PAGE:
Interview for No One River Flows exhibition

Q: Ron Hanson (WHITE FUNGUS)

A: Kuo-Wei LIN

Q: You are producing a “walking sculpture” for this exhibition which will involve several people who don’t necessarily have any artistic training or skills. How does this notion of “social sculpture” differ from traditional sculpture? How much control do you expect to have over your materials?

A: Walking is one of the fundamental self-controlled human activities; there is a need, a desire or a goal which bring us to walk in and out of a space. According to “Asphalt bokeh”, I invite people to experience rolling an asphalt coating sphere in street. It’s similar to driving a vehicle; when you are on the road, the street circumstance demands huge concentration and you are forced to react at any instant; you need to draw attention on collective’s harmony and personal walking rhythm. In this work, I’m not only seeking the social sculpture aspect but a “détournement” to address passer-by, to use asphalt as a paradox or camouflage on the street. People lead it to an unknown “parkour” and taking over the risk.

Q: In your work you often attempt to locate the ex- traordinary in the ordinary or seemingly mundane. Walking is something we do everyday, obviously, unless we are unable to walk, and it is an activity we can easily pass little thought to. Why have you chosen to focus on this particular activity for your work?

A: To distinguish the extraordinary from ordinary routine is part of my art practice, to find out all the critical points in relation to my daily life. I’m attracted by walking rhythm and motorbikes in the rush hours in Taipei. Living in a crowded city can change your human rela- tion as well as the space perception. Michel de Certeau mentioned: “The walker is never fully determined by the plans of organising bodies, taking shortcuts in spite of the strategic grid of the streets.” I found his remark very interesting. I would like to measure those possible inter- sections between “non fully determined zone” and “ways of operating” by observing a process of making art.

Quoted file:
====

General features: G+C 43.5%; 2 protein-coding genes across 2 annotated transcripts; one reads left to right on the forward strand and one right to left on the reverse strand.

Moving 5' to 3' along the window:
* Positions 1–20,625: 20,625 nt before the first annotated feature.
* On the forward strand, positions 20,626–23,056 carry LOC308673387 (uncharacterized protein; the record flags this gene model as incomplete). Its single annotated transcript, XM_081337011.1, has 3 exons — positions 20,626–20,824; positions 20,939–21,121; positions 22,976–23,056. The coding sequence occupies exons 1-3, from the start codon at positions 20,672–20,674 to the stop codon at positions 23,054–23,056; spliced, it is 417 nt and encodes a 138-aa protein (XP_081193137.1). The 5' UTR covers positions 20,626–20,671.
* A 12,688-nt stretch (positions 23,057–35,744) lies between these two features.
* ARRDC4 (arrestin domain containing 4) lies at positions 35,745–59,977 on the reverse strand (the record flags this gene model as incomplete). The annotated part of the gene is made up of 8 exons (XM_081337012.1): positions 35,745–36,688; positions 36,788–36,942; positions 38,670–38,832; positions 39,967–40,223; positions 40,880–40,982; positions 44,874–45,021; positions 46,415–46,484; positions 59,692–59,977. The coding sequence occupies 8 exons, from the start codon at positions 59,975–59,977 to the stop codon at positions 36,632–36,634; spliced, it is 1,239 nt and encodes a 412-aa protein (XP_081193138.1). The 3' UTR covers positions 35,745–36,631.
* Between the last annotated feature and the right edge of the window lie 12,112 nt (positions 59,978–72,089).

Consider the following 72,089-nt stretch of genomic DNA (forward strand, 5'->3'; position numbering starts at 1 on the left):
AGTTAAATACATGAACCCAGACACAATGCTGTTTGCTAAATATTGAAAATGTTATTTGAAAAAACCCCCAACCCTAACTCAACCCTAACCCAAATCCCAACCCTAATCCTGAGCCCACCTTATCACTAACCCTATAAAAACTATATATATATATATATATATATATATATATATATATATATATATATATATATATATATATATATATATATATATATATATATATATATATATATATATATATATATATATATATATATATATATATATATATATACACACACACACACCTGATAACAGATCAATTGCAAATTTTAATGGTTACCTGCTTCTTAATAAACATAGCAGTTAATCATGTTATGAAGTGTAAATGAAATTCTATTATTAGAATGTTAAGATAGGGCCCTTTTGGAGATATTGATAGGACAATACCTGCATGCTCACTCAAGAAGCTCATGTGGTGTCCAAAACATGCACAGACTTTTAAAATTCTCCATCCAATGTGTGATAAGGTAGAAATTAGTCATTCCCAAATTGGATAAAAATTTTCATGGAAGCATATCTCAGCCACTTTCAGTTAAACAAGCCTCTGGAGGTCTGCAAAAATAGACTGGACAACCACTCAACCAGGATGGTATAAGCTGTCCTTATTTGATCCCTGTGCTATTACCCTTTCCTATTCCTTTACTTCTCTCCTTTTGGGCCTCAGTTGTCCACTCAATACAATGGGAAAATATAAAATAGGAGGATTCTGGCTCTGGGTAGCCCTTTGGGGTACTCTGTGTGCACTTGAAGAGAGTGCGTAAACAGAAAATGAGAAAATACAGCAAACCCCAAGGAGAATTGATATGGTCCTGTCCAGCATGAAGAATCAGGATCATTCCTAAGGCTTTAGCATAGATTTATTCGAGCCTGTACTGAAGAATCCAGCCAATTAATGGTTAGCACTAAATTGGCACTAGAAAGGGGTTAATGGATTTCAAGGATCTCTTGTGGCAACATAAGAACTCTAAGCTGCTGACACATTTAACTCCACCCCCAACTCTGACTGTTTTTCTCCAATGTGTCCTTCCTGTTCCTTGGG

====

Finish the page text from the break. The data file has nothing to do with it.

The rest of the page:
Q: You often explore notions of the “public” and “public space” in your art. As a Taiwanese artist, you re-located to Paris in 2000 and resided in Germany and Taiwan afterwards. How has this experience of living abroad and returning to Taiwan influenced your thinking towards this notion of the public sphere?

A: The experience of living aboard has a strong impact to my practice. I feel more a foreigner or an alien both in Germany and Taiwan. I’m familiar with but also extremely aware of my surrounding; I accumulate and stratify those experiences to absorb and convert things in ordinary life. Being aboard as a foreigner artist who goes off and comes back to himself is to look from a distance with his own life, and to be able to overlap, juxtapose various living experiences, repositioning in and out of social order.

Concerning my project in Kuandu in public space, I’m interested in the topographical reading of the Kuandu mountains and the coexistence between the artificial and natural. My attempt is not to reduce or simplify the specificity of site, but to configure and interrupt the site (street) with sharable, translatable intervention. There is a knowledge production to reinvestigate with audience. I want to place people into the core of this exercise. Besides, I see there is a give-and-take relationship existing in different public spaces; even in nature, questions of value, economy and time are complex but universal. Artists interact with those issues and lineup an unconventional life mode through art practice; it leads to a distribution of a sensible relationship, to take things and bring them back to the context again.

無河不流,有河必流 展覽訪談

: Ron Hanson (WHITE FUNGUS 白木耳獨立藝術雜誌)

: 林國威

: 你正在為這場展覽製作一件「行走雕塑」, 它將涉及一 些不必然受過藝術訓練或具有藝術技巧的人。這個「社會雕塑」的概念和傳統雕塑有何差異? 你預期對所用的材料 具有多大的控制力?

: 行走是基本的人類自我控制的活動之一; 有著某種需求、欲望或目的, 令人想走進或走出一個空間。在這次作品 柏油散景(Asphalt Bokeh)中,我邀請人們體驗在街上滾動一個表面覆有柏油的球。這類似於開車; 當你在路上, 街道的情況使你必須很專心,你被迫在任何時刻做出反應; 你必須專注於集體的和諧以及自身的行走節奏。在這件作品中,我不僅探求社會雕塑的面向, 而也探求某種『轉向』 (détournement),針對路人,運用柏油作為某種矛盾或街 頭的偽裝。人們帶著球體朝向某個未知的路線, 並負擔其中的風險。

: 在你的創作中,你經常試圖從看似世俗的事物中探求不平凡的東西。行走顯然是我們天天都做的事,除非我們不良於行,而我們可能輕易地對這項活動不假思索。你為何選擇將這項特定的活動作為你的作品焦點?

: 從日常慣例中區分出特殊的事物,這是我的藝術實踐的一部份:找出關於我的日常生活的所有臨界點。在台北的行走節奏和尖峰時段的摩托車很吸引我。住在一個擁擠的城市(台北)會改變你和人的關係以及對空間的感知。米榭爾•狄•塞杜 (Michel de Certeau)曾提到:「行走者從不全然被組織體的規劃所定奪, 他走捷徑, 不顧街道的策略性矩陣」。我覺得他的評論很有趣。我想透過觀察創造藝術的過程,估量「未全然確定的地帶」和「操作方式」之間的那些可能的交集。

: 你經常在藝術中探索「公共」和「公共空間」的概念。 身為台灣藝術家, 你在2000年遷居巴黎之後住在德國和台灣。旅居國外、再返回台灣的經驗如何影響你對公共領域的概念的思考?

: 住在國外的經驗對我的藝術實踐影響深遠。在德國和台灣,我都覺得自己更像是外來人或異類。我對於我的週遭環境感覺既熟悉又充滿自覺; 我累積那些經驗,並將它們分出層次, 以吸收和轉化日常生活的事物。在國外、身為外國藝術家, 離開又回到自身, 這是從和自身生命的一段距離之外來觀看, 並能交疊、並置各種生活經驗,在社會秩序之內和之外重新定位。

關於我在關渡的公共空間計劃, 我感興趣的是關渡山區的地誌式解讀, 以及人工和自然的共存。我試圖不去減低或簡化地點的特性,而是藉由可以共享、轉譯的介入來安排和阻礙地點 (街道)。其中有著某種知識生產, 要和觀眾一起重新審視。我想將人置於這番存在的核心。此外,我從中看到存在於不同公共空間的某種供應和獲取的關係; 甚至在自然界, 那些價值、經濟和時間的問題都很複雜,但這在任何地方皆然。藝術家和那些議題互動,並透過藝術實踐來鋪排一種不合常規的生活模式;這造成對某種感性關係的傳送,從環境中取出東西、再置回其中。

“ Asphalt Bokeh “

2013 Mixed media, Ø 180 cm

Supported by The Taipei City Department of Cultural Affairs, Grants for the arts.